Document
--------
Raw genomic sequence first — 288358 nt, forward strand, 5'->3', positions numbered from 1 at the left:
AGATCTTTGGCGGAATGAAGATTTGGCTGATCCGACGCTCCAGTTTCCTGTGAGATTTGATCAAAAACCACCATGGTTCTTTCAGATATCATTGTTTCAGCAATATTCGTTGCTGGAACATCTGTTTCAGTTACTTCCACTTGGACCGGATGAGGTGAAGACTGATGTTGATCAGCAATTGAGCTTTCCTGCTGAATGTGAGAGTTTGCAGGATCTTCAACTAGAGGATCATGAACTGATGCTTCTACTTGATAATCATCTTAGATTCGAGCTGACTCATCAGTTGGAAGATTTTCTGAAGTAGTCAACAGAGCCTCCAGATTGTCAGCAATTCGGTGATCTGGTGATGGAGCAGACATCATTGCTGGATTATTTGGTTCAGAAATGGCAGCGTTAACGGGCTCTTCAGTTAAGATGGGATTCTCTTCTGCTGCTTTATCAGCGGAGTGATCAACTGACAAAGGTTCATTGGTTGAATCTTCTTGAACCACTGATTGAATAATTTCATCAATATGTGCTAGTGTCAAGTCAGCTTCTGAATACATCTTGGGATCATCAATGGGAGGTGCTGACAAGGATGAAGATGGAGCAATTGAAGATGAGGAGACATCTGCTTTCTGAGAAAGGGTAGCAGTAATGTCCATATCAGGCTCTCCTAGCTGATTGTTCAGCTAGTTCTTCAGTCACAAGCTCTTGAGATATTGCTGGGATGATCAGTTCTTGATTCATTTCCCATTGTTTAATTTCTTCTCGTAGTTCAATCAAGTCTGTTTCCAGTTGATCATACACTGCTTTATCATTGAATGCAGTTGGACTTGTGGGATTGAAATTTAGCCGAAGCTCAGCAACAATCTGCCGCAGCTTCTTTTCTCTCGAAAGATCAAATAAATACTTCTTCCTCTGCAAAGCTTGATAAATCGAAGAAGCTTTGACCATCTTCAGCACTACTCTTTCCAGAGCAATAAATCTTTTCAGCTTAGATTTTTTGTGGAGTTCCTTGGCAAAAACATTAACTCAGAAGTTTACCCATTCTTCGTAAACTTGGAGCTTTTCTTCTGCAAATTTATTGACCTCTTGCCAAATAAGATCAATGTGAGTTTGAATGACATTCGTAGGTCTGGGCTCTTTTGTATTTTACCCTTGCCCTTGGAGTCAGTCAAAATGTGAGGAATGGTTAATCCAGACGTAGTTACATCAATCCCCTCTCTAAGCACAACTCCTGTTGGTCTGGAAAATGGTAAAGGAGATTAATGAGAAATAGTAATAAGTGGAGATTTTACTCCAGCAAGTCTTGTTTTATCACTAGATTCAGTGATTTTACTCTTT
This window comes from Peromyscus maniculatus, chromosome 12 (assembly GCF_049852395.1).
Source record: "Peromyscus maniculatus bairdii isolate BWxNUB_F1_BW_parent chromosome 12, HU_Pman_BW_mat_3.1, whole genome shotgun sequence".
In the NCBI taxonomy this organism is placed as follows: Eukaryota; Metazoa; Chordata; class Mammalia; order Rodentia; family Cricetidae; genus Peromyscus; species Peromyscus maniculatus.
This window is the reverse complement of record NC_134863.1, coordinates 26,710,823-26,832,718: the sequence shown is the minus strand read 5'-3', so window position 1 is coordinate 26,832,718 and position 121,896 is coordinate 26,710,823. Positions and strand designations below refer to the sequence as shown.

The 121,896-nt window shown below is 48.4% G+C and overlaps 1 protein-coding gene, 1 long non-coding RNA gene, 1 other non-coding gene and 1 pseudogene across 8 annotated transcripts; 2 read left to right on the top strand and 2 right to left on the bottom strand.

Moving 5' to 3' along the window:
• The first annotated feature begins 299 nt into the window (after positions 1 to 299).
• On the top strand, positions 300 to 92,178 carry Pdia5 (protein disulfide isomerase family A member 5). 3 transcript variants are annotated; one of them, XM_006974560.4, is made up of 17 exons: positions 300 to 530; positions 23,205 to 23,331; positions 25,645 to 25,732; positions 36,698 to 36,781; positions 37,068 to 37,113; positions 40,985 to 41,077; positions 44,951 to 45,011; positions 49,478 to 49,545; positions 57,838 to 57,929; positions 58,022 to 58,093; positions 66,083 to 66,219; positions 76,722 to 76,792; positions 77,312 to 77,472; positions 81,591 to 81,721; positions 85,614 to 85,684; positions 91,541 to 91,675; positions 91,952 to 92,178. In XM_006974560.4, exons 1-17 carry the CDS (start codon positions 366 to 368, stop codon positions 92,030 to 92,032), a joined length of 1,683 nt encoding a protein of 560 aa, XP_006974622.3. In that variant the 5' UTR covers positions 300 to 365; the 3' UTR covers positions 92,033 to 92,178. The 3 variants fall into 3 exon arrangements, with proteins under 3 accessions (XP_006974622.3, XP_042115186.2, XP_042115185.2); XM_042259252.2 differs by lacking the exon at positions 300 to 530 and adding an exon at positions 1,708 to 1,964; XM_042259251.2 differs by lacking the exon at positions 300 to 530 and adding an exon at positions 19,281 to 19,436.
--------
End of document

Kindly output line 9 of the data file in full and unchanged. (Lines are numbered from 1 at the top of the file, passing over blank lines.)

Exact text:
• The first annotated feature begins 299 nt into the window (after positions 1 to 299).